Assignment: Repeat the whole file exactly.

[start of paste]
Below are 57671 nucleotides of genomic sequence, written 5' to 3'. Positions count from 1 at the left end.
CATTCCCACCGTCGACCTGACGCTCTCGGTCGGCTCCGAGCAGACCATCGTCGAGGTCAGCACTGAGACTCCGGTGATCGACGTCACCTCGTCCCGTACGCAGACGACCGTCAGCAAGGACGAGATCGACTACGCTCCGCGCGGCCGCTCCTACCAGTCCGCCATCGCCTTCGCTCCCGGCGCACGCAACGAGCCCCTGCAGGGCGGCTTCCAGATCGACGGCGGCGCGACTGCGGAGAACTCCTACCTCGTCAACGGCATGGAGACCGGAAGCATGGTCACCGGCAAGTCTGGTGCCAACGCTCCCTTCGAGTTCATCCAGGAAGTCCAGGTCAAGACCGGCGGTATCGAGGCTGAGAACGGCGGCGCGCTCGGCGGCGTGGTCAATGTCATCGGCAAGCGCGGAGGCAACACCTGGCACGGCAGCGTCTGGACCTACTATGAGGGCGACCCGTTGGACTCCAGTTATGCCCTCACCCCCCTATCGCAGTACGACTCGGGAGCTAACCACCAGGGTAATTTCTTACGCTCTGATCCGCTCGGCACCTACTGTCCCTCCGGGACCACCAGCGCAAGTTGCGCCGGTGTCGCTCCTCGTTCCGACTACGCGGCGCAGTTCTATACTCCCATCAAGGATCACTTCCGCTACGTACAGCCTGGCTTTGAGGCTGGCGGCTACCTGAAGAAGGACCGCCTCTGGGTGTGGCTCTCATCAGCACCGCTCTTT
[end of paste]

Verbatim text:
Below are 57671 nucleotides of genomic sequence, written 5' to 3'. Positions count from 1 at the left end.
CATTCCCACCGTCGACCTGACGCTCTCGGTCGGCTCCGAGCAGACCATCGTCGAGGTCAGCACTGAGACTCCGGTGATCGACGTCACCTCGTCCCGTACGCAGACGACCGTCAGCAAGGACGAGATCGACTACGCTCCGCGCGGCCGCTCCTACCAGTCCGCCATCGCCTTCGCTCCCGGCGCACGCAACGAGCCCCTGCAGGGCGGCTTCCAGATCGACGGCGGCGCGACTGCGGAGAACTCCTACCTCGTCAACGGCATGGAGACCGGAAGCATGGTCACCGGCAAGTCTGGTGCCAACGCTCCCTTCGAGTTCATCCAGGAAGTCCAGGTCAAGACCGGCGGTATCGAGGCTGAGAACGGCGGCGCGCTCGGCGGCGTGGTCAATGTCATCGGCAAGCGCGGAGGCAACACCTGGCACGGCAGCGTCTGGACCTACTATGAGGGCGACCCGTTGGACTCCAGTTATGCCCTCACCCCCCTATCGCAGTACGACTCGGGAGCTAACCACCAGGGTAATTTCTTACGCTCTGATCCGCTCGGCACCTACTGTCCCTCCGGGACCACCAGCGCAAGTTGCGCCGGTGTCGCTCCTCGTTCCGACTACGCGGCGCAGTTCTATACTCCCATCAAGGATCACTTCCGCTACGTACAGCCTGGCTTTGAGGCTGGCGGCTACCTGAAGAAGGACCGCCTCTGGGTGTGGCTCTCATCAGCACCGCTCTTT